San Francisco, CA (NursingSalary.org) – Since the 1970s, traveling nurses have been in demand. Hospitals and nursing homes that are short staffed with nurses usually hire traveling nurses on a short-term or contractual basis. Healthcare facilities being short-staffed are getting common day by day.
To control the decrease in work force, there are agencies that provide temporary nurses to healthcare facilities in order to alleviate the burnout occurring among an overextended workforce. However, since the economic slowdown, demand for traveling nurses have dwindled a little because full-time nurses hang on to their jobs and position don’t open up easily, says Rob Simmons, the Client Development Manager with Travel Nurses Solution.
Whatever the situation maybe, traveling nurses are one of the most cost effective option available with hospitals. These nurses take on assignments that span anywhere between four to twenty-six weeks, and in some cases, the traveling nurses remain working on the same assignment for years. In return for providing services to the hospitals, the agency receive about $80 per hour, which includes housing, travel cost, nursing services, salary and other miscellaneous costs.
Even though staffing a hospital comes handy, it is difficult for a hospital to maintain cost – saving budget and the revenue also gets affected. Hospitals do not find it cheaper to employ traveling nurses on a permanent or long-term basis as the cost of paying the nurses works out to be $6 to $10 more than what the hospital will pay a permanent employee.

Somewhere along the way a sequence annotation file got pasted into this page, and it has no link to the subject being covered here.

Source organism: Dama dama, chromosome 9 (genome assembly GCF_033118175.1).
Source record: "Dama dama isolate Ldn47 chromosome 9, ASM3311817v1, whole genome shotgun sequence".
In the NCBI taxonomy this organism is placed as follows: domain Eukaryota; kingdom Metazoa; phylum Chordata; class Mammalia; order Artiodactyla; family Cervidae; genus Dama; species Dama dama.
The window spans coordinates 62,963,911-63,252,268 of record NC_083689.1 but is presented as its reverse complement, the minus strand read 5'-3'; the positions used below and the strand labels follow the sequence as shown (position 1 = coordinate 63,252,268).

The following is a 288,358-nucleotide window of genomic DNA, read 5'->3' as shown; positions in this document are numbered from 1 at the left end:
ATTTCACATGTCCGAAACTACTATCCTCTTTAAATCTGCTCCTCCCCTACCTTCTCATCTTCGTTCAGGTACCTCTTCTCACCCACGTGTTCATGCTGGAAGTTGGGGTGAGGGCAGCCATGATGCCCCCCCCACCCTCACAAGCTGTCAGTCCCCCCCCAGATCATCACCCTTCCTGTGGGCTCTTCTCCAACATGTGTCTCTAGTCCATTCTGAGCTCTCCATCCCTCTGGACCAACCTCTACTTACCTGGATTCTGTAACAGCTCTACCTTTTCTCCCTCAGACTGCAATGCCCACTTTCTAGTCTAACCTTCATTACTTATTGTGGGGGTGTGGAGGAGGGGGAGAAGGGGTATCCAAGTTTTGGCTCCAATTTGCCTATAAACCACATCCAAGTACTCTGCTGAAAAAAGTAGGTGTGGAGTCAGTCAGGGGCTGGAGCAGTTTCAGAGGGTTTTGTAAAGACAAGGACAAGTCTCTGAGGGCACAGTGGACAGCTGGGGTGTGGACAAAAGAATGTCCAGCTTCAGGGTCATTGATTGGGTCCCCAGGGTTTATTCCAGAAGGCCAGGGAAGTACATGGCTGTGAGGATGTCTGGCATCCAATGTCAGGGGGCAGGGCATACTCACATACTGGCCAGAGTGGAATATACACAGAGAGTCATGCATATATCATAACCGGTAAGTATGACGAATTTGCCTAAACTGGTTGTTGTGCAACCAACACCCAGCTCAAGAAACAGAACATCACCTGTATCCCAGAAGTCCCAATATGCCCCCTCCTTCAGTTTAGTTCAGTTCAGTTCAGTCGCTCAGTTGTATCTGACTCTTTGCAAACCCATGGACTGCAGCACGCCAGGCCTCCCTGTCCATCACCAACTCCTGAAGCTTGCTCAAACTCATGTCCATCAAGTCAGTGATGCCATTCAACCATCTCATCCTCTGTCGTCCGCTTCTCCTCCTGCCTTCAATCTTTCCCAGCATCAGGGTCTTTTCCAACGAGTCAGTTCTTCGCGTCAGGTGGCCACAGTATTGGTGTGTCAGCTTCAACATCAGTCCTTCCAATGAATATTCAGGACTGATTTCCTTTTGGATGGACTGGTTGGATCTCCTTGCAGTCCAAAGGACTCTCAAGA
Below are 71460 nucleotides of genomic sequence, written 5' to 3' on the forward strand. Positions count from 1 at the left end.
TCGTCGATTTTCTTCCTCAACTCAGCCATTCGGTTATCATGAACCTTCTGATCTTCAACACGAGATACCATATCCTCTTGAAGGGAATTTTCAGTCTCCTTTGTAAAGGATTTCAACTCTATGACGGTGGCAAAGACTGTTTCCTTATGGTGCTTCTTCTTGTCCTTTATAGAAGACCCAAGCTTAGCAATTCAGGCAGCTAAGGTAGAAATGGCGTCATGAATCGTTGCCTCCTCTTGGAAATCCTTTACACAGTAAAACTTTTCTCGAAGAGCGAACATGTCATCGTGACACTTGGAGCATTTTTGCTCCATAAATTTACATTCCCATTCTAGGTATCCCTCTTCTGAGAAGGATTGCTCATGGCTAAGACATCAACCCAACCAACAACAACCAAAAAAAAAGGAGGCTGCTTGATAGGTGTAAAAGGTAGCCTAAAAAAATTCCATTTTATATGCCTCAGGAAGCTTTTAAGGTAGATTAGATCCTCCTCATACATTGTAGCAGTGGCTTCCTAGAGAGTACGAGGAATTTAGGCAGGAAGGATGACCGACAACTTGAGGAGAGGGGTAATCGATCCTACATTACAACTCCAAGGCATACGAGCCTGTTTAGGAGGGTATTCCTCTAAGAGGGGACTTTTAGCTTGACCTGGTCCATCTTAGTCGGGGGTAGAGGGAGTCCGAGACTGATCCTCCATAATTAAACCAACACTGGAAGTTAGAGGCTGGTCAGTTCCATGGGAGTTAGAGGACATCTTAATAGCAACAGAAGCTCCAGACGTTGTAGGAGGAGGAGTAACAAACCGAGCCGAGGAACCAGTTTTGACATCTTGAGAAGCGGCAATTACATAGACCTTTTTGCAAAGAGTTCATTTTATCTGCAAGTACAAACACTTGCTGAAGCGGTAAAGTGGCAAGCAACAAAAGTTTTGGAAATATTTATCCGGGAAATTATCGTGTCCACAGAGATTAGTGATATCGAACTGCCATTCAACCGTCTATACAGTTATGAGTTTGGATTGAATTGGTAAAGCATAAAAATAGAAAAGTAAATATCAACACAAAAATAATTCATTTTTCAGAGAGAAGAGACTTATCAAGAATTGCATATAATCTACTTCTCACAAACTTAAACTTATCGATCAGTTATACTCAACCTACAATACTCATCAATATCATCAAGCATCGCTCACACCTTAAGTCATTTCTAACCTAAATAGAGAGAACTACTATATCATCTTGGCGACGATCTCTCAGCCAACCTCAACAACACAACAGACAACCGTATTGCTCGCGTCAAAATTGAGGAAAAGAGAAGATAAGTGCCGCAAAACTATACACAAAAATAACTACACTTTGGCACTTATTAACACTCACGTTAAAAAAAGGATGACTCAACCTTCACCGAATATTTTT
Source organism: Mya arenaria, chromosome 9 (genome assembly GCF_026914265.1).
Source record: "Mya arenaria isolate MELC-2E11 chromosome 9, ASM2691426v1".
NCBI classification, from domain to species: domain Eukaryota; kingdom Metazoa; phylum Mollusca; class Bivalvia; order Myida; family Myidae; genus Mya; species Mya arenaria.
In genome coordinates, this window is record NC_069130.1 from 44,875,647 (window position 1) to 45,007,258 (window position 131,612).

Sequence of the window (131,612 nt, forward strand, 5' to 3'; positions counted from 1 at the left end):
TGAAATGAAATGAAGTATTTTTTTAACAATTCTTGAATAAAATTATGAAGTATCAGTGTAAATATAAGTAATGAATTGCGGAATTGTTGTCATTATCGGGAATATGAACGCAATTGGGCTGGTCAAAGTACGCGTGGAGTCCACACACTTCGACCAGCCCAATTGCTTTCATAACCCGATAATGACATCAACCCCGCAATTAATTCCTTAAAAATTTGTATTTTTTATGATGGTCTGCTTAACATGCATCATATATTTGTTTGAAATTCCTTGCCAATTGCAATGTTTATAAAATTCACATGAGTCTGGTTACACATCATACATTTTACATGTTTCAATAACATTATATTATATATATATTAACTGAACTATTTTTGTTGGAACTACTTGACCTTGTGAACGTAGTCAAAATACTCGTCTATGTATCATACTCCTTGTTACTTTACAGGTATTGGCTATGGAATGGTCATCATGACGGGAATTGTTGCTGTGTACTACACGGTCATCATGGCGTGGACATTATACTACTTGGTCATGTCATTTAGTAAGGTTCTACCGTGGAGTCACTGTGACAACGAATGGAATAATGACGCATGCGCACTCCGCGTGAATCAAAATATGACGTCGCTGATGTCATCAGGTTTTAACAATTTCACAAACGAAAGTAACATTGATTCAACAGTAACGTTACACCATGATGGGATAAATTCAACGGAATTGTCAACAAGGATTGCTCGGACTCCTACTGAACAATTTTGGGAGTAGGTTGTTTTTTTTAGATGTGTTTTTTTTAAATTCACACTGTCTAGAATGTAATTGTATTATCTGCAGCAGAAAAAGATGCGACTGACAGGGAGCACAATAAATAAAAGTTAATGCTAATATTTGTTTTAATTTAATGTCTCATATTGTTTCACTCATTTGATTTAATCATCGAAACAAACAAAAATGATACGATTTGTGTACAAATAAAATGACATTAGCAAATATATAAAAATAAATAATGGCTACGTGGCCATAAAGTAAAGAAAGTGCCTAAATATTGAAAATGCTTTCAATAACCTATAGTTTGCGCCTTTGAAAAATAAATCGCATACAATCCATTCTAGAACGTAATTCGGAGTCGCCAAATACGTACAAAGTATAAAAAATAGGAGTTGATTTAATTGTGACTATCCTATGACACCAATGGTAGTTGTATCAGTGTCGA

One disadvantage of being a traveling nurse is lack of job stability. When there is a need to cut down on hospital budget and do cost-cutting, the traveling nurses are the ones who receive their pink slips with others. As Rob Simmons says, traveling nurses “are probably one of the top costs hospitals try to cut out when looking at their budgets”.
The contracted staffs are usually the first to go and that is not a good thing because patient welfare suffers. Retention facility with traveling nurses is lower even though they are equally qualified and experienced as any other permanent nurse. It is sad and illogical to deny employment opportunity to traveling nurses just because the revenue gets a little setback. Instead, what the hospital administration should focus upon is to find out ways to generate revenue by having temporary nurses on staff.
Therefore, on one hand, while traveling nurses enjoy the freedom to work on assignments of their choice; on the other hand, they also face the insecurity of being jobless if any problems arise in the hospital budget or revenue system.